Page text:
Yet as I sat in this class with my mind wandering, I found myself thinking we need former poor people (not I was a millionaire who went bankrupt and now I am wealthy folks) giving out the advice. So if you or someone you know was poor, I am talking minimum wage level of poverty and you pulled yourself up, I would love to hear your tips. I am thinking of designing a class myself for my clients and would love some input.

Off to work  I go…happy Hump Day.

A New Reality

1 Mar

I had not planned on blogging this weekend but reading this piece in today’s NY Times really left me needing to vent. In this piece the Times spoke with former executives who were used to earning decent salaries (70K and up) who now are having to take on survival jobs.

One fellow went from earning 70K to now making $12 an hour as a janitor, albeit he is working for a friend and still has health care benefits, something the average Joe who has been a janitor generally does not have. The piece showed the very human toll the current economic crisis is having on middle America. Yet while many folks may be thinking this is all new news, truth is there are many out there including yours truly who have been caught in the under-employed no benefit having world for quite a while.

Barbara Ehrenreich who is one of my favorite authors wrote about this phenomenon in her 2005 book “Bait and Switch: The Futile Pursuit of the American Dream”. For a good part of the last decade the number of folks who used to live solidly in the middle class with good jobs has been shrinking, of course thanks to easy credit it was still easy to keep up appearances and pretend you belonged even when you knew deep down you didn’t.

In the Times piece though one woman spoke of how her current loss of income and lower status job were actually harder than dealing with the loss of her mother. I will admit that this statement not only stood out to me but almost rubbed me the wrong way. Over the past 5-7 years the Spousal Unit and I have seen our own income drop lower and lower, I suppose when we get around to our taxes, we will only be a few thousand away from being eligible for low income tax credits such as Earned Income Credit, won’t be there just yet, but its ok give us another few years and we will be.

During this time I have  lost my beloved Mom and Grandma and while losing our income has been hard and at times devastating, nothing comes close to where I was 5 years ago when my mother died. Nothing. I suspect the only things that would ever be worse would be to lose my husband or kids.

In fact to equate the loss of jobs and money with our loved ones speaks volumes about us as a nation and judging from some of the heated comments that followed the NY Times piece, I am not the only one thinking this.

Look, it sucks donkey balls as my kid would say to go from a 6 figure salary and full benefits to living hand to mouth, shit I have been there, hell, I am still there. However the truth is these times reveal a lot about us and what we are made of, and in many cases out of what seems to be tragedy can come amazing growth potential.

As we move ahead as a nation in these unprecedented times, I suspect the emphasis will shift from going back where we were which I don’t see as sustainable to creating a new way of being, a simpler version of our lives yet there is potential for greater connection and inner growth.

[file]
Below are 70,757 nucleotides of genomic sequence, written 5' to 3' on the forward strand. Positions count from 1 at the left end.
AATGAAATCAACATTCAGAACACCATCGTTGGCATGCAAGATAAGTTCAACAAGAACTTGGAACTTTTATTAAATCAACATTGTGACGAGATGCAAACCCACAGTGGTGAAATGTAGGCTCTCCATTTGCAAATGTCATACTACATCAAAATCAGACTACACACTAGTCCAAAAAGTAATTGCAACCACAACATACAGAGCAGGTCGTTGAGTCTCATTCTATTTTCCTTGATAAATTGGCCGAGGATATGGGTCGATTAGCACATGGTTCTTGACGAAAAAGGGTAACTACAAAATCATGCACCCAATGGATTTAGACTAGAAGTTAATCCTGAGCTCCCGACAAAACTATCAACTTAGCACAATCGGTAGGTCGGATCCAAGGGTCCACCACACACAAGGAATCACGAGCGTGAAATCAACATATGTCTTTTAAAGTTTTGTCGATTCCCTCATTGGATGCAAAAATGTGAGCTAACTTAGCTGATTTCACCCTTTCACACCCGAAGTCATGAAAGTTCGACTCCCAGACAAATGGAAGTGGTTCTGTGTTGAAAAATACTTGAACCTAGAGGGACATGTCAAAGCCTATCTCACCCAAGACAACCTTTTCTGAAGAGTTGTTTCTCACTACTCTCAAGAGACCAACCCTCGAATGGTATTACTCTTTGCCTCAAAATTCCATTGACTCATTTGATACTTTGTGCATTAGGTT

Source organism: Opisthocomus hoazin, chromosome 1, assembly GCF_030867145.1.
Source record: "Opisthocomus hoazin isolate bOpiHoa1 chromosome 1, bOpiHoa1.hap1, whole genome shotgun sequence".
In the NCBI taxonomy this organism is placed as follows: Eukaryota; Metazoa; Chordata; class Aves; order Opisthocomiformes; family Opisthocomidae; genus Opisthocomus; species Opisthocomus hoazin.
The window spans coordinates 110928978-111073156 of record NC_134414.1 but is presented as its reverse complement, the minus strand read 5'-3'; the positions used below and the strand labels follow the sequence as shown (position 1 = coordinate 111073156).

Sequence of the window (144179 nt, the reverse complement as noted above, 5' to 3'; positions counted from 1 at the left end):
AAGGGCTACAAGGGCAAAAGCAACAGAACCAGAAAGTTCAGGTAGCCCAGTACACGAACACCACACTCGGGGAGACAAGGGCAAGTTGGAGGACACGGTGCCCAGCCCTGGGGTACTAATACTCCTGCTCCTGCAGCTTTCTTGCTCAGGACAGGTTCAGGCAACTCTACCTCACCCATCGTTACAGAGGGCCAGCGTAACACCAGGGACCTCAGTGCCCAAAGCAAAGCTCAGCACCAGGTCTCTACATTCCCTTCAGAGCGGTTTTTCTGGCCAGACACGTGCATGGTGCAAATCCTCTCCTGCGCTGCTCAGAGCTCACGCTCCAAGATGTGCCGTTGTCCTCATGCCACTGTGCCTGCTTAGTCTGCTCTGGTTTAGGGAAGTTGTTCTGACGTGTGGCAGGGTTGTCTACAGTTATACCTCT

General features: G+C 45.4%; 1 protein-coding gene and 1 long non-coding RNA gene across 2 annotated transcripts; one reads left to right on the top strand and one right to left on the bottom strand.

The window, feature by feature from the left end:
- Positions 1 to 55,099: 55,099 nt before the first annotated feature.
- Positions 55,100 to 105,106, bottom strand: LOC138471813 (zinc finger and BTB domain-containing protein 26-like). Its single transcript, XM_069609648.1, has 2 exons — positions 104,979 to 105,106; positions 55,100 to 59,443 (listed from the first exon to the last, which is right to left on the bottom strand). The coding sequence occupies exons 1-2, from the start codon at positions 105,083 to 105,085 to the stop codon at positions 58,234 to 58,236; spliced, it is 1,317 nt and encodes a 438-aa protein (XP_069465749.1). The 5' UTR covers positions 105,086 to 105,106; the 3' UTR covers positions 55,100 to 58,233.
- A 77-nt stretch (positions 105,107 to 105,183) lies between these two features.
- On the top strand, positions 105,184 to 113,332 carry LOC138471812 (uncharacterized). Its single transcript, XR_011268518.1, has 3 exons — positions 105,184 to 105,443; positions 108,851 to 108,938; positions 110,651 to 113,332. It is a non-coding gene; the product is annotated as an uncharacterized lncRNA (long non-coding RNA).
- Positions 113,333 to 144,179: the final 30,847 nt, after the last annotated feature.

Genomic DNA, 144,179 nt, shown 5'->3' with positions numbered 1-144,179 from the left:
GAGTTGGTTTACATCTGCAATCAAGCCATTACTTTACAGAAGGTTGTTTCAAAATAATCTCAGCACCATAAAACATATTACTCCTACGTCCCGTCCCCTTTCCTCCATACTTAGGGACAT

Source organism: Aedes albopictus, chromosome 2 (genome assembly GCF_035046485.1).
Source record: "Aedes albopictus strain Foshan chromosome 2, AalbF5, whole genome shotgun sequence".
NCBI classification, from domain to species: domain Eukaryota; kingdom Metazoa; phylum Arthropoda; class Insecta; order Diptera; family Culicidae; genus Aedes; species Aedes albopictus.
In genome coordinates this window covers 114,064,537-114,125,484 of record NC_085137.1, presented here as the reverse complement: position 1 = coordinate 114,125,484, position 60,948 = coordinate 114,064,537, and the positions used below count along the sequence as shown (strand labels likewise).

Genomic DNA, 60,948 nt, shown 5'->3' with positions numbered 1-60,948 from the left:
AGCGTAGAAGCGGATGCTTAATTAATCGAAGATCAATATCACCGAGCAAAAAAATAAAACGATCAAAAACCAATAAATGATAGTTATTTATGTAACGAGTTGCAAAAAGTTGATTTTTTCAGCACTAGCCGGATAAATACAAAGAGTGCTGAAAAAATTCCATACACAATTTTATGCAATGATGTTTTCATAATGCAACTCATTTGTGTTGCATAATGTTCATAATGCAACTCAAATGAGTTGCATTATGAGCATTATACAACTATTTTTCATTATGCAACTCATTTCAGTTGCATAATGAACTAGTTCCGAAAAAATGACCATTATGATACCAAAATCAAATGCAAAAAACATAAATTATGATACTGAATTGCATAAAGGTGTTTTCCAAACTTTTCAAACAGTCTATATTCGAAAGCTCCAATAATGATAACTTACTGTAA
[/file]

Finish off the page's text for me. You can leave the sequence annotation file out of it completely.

America its time to wake up and face our new reality. Gone is $4 lattes several times a day and regular jaunts to the mall for the latest and newest gadget, instead we will spend our time chilling in the garden growing useful things and connecting to our fellow human in more meaningful ways.

Broke? Its the new trend

13 Jan

This morning as I do every morning, I woke up listening to NPR’s Marketplace. They had a guy talking about his financial life, seems 6-7 years ago, this chap was living the good life in Manhattan, earning six figures in the tech industry and basically no financial woes. Now this fellow lives in the Catskills, earns barely enough to get by, has no health insurance but in some ways is happier than he’s ever been. It appears he calls his new and some might say not improved lifestyle, living a sustainable life.

See, he gardens, composts, and is a vegetarian. I must admit I had a good chuckle while listening to this piece. Shit, it was only about 8 years ago that the spousal unit and I were in Chicago earning good money ourselves, with full coverage insurance and pretty much no financial woes. Only thing is as my life style has taken a detour, I am not calling it living a sustainable life but living a financially insecure life or as my folks used to say…I’s broke.

I love how folks like to dress shit up especially white folks, see as a working class Black woman, being broke is the way I was raised, we didn’t need fancy words to accept our condition. Yet it seems some folks do, heck today I was at the kids consignment shop and ran into a woman I know who isn’t the kind of person I would expect to see there. However times is tough so we are all looking for bargain, she looked a tad embarrassed to see me, as if I would judge her for buying her kids used shit. I see a lot of that same behavior at the local Goodwill which now on Saturdays is packed full of folks who are more used to dropping off at the Goodwill rather than shopping there.

Folks, its all good, you are not alone. Truth is many of are broke as shit these days, hell I just got off the phone with my daughter’s doctor who confessed he doesn’t have health insurance and is running tight these days. Damn, you know we are fucked when the doctor doesn’t even have health insurance. At least he can treat his own kid unlike us average folks who need his services. Of course as more of us are without insurance we can’t afford to see the doctor.

Nope, I am convinced that this season’s new fad is brokeness, all the hip and not so hip kids are participating. Yeah, you may say you are living a sustainable life but some of ya’ll are just faking the funk…as for me, I am embracing the moment.